Keep in mind that you will declare your education history in your application. You will probably be exempt as a native speaker - which will be very obvious in the interview with the municipality (or even before that the administration where you hand in your application).

1 Like

I see your point.
Can you please send me the link of the page in which this has been discussed? Thanks a lot in advance.

Is enough a discussion during the meeting in the commune or a certificate would be needed?

I cannot retrieve where this is mentioned. I am not an expert nor a lawyer. Apologies.

Can you please help?

Think it may be this thread.
There may be different language requirements for 1. obtaining a C permit and 2. naturalisation.

To refer to the naturalisation in the Canton of Berne as an example, the local language must be your mother tongue to be accepted on its own - otherwise you have to present a test/educational qualification. Merely being conversational in the local language does not suffice.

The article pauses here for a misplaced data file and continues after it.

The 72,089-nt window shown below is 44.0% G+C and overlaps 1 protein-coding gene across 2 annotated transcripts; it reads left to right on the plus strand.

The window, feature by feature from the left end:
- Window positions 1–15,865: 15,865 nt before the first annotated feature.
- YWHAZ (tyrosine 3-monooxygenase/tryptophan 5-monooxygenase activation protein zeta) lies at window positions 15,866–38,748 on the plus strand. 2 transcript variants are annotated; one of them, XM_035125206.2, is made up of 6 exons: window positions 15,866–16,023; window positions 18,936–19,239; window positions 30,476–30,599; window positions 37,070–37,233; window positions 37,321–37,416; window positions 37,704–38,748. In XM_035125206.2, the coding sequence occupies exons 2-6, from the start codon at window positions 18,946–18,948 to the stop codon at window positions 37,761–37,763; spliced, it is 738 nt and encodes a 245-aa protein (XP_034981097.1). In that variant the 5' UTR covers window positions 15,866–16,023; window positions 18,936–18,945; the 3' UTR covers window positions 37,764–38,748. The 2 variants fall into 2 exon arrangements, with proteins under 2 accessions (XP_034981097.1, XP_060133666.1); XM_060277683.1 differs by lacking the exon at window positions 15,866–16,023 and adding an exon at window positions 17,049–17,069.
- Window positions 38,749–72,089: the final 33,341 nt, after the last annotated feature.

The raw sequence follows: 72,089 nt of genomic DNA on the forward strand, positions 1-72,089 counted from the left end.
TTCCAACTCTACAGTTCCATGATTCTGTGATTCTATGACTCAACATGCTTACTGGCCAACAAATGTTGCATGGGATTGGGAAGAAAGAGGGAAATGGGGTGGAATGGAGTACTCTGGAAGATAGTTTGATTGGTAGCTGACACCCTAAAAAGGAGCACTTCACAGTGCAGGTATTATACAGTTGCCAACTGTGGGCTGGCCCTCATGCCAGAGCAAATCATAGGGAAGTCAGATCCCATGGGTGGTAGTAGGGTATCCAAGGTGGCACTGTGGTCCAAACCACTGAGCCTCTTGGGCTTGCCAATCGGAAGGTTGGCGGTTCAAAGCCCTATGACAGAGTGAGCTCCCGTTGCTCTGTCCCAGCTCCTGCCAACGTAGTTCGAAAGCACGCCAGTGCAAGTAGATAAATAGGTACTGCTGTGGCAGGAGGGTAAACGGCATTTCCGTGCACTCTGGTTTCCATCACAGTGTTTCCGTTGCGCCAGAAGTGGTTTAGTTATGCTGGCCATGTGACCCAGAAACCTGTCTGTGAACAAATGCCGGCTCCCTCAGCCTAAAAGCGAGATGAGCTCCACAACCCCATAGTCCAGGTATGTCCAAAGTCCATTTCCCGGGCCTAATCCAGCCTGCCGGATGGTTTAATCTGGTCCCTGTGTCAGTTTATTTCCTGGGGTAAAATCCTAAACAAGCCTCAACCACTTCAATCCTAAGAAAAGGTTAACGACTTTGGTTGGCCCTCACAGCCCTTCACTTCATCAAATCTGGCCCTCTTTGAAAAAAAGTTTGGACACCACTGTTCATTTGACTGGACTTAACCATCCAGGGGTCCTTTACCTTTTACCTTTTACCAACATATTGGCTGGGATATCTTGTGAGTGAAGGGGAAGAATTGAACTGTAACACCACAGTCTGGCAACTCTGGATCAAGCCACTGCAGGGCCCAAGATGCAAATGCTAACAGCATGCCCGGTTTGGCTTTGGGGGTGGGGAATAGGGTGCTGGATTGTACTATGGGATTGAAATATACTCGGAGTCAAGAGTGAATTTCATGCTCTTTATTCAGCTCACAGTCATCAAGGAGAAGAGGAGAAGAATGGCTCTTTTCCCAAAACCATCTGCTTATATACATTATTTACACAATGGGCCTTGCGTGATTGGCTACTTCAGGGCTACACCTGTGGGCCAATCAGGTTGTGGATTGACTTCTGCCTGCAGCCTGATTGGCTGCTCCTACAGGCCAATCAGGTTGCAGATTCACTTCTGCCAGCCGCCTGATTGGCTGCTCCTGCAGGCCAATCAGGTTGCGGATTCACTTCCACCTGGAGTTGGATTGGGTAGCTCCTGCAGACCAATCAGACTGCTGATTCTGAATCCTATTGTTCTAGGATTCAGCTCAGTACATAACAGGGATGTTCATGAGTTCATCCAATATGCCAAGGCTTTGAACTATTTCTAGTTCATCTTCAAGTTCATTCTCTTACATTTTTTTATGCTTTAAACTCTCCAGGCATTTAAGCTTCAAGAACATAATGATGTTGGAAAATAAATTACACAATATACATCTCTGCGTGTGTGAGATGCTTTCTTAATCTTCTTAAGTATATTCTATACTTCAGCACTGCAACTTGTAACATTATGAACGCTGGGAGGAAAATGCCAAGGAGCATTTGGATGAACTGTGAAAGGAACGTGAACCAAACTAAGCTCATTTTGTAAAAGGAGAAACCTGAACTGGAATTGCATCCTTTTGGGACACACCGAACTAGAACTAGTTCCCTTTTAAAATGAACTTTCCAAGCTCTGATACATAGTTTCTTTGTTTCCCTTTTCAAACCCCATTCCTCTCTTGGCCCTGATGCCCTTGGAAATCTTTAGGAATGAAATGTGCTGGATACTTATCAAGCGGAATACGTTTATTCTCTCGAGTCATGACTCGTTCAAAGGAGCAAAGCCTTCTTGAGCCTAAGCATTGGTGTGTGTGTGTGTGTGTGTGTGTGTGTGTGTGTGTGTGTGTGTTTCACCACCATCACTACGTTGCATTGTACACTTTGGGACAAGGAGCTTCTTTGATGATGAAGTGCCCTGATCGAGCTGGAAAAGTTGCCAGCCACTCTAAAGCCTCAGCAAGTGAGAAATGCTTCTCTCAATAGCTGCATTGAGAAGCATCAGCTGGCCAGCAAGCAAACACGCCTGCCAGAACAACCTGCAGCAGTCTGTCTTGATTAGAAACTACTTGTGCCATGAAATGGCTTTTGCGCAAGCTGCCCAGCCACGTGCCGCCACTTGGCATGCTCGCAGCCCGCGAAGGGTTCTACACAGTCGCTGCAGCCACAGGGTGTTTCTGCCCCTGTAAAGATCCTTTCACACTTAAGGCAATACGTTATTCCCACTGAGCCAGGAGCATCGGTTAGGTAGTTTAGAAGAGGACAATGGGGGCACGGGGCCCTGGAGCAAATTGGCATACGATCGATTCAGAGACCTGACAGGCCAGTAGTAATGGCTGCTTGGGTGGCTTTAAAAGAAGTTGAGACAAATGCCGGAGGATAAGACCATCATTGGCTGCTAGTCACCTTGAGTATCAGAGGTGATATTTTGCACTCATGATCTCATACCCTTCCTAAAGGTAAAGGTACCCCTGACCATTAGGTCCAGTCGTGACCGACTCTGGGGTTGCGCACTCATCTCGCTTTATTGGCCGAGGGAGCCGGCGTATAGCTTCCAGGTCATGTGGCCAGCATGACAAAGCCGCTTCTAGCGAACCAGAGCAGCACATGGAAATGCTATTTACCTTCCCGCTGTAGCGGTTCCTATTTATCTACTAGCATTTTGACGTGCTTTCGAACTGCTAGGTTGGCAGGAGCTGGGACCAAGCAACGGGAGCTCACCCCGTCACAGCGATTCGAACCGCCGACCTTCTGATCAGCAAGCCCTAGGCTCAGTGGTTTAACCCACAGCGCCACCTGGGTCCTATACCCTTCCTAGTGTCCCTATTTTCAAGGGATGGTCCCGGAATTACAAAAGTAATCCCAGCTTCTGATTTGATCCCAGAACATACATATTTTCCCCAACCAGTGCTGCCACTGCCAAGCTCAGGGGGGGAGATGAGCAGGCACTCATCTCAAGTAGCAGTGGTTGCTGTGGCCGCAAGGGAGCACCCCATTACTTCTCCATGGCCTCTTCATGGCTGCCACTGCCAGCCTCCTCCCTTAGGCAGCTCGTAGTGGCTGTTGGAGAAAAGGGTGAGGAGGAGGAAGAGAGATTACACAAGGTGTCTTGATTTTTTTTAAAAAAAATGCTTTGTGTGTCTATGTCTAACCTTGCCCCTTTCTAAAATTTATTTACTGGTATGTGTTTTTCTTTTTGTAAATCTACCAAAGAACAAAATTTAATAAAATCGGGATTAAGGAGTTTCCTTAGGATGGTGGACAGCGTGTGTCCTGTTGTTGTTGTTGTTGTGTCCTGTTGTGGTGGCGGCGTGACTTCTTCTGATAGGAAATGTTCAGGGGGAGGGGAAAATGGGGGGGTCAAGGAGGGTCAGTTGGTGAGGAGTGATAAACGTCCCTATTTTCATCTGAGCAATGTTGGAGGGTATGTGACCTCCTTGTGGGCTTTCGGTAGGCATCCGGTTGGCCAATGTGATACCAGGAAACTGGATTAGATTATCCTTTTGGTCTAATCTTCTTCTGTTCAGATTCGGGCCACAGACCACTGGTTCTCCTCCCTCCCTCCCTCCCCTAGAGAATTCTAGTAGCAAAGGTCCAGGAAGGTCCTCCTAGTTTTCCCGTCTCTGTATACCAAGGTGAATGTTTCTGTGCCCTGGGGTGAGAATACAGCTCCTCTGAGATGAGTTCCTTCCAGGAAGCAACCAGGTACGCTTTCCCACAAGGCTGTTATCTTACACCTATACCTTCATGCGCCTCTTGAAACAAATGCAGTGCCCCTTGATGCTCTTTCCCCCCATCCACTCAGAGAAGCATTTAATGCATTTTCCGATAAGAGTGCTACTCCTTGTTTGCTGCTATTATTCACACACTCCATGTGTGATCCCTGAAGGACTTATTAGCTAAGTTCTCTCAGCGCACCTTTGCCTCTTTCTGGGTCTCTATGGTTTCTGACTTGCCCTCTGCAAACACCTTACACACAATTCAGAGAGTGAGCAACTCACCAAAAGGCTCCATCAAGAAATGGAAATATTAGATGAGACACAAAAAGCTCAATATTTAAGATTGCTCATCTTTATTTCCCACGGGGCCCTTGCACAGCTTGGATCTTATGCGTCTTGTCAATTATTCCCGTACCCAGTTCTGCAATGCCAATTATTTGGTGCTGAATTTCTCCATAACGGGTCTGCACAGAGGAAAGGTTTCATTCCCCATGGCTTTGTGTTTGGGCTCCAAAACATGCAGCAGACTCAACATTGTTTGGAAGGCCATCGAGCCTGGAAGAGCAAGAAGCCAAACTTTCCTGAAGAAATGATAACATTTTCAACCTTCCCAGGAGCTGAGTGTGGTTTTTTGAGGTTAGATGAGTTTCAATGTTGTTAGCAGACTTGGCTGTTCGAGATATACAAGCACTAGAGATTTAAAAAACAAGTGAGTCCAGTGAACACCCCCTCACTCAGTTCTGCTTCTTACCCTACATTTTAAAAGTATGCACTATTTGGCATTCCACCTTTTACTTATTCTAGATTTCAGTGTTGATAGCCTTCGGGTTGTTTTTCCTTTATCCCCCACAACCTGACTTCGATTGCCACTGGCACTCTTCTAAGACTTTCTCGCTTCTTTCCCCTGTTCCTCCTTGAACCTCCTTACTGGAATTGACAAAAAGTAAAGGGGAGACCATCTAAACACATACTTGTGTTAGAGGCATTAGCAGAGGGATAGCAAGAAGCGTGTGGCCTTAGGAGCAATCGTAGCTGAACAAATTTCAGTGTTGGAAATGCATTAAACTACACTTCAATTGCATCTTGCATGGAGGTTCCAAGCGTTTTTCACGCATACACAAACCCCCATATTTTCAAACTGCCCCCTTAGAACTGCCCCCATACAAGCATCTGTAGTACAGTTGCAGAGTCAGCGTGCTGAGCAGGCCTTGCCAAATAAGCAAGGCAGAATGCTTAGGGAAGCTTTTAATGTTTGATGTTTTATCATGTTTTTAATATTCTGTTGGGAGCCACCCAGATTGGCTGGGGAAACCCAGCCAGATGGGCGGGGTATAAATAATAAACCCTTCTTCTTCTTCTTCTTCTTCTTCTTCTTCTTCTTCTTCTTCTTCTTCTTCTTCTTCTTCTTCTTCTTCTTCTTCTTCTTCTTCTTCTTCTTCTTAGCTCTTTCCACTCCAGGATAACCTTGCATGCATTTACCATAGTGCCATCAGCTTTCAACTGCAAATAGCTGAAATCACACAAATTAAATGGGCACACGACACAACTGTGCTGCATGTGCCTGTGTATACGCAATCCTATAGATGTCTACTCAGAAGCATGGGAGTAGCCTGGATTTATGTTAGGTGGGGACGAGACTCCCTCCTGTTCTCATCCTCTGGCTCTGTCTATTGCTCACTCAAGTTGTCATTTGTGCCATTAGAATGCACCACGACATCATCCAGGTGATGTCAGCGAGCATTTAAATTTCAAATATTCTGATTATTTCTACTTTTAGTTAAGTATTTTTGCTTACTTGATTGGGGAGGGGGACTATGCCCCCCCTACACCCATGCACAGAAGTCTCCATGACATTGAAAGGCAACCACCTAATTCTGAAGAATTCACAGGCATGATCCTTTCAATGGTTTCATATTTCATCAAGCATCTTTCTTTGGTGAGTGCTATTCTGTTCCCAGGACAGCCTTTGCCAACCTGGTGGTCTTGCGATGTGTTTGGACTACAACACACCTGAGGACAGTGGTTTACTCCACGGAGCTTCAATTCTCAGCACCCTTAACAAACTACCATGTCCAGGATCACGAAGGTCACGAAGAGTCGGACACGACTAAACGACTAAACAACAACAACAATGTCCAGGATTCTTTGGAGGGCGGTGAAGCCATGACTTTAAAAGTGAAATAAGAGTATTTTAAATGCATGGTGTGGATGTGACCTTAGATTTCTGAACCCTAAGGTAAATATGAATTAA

This is at a federal level (based on the change in law from 2019), the language requirement now applies to everyone (you have to have at least A2 oral A1 written for the language spoken where you live, obviously if it’s already your native language, or you studied in that language you don’t need to have a certificate).

My gut feeling tells me the same.

Seems (relatively) cheap, they explicitly advertise it as suitable even for test takers with little educational experience - and it’s an adaptive test indeed, where you don’t have to shoot for a specific level.

If you wanted to put your German skills on your resumé (for a non-menial job), possibly for a target audience beyond Switzerland (Germany, or even international companies elsewhere), I’d probably choose Goethe as - what I believe is - the most well-known/renowned certificate.

Didn’t you just move to Bulle?

I was planning to move to Bulle and the french part but ended up not going and moved to Zurich from Schaffhausen.

I most have an internal sadistic wish to double my rent for a worse apartment :rofl: